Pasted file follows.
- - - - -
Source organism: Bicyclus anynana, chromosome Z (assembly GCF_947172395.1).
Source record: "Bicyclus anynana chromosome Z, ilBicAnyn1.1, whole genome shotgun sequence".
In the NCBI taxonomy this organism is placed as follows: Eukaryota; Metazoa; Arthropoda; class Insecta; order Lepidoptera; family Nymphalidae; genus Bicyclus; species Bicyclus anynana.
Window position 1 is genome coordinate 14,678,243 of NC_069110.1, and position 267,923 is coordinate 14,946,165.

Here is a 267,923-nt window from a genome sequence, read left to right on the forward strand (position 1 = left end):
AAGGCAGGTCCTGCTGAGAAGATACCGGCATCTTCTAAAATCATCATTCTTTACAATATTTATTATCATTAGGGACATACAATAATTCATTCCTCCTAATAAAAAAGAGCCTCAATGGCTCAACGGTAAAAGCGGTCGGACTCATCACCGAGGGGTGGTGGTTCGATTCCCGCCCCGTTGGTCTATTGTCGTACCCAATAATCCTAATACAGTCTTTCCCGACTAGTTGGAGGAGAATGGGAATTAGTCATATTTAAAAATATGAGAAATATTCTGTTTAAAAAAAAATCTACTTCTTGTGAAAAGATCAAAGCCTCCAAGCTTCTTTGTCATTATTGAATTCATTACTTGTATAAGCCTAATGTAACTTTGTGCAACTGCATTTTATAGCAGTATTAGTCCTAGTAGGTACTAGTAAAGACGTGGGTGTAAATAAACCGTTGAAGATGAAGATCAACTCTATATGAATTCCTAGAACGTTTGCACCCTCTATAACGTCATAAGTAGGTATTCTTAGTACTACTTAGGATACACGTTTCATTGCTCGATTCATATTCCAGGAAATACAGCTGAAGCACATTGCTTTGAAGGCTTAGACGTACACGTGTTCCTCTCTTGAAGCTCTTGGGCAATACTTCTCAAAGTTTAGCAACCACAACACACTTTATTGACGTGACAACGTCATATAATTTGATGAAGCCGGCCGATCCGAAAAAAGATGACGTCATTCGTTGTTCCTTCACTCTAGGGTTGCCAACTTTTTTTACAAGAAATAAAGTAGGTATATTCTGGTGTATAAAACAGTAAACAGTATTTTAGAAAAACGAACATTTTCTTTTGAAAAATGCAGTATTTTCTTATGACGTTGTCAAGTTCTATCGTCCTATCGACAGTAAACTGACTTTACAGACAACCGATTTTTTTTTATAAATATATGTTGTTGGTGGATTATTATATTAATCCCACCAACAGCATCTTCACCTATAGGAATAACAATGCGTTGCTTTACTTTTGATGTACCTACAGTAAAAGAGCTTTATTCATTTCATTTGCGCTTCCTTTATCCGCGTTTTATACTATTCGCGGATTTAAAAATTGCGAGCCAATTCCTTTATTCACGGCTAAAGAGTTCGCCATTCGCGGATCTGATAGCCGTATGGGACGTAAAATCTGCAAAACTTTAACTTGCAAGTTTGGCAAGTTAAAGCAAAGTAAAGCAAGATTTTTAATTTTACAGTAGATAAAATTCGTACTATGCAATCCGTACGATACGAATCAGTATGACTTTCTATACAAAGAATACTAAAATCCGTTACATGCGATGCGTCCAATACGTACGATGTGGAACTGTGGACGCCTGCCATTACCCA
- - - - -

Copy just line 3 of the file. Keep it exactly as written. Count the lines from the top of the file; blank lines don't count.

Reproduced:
In the NCBI taxonomy this organism is placed as follows: Eukaryota; Metazoa; Arthropoda; class Insecta; order Lepidoptera; family Nymphalidae; genus Bicyclus; species Bicyclus anynana.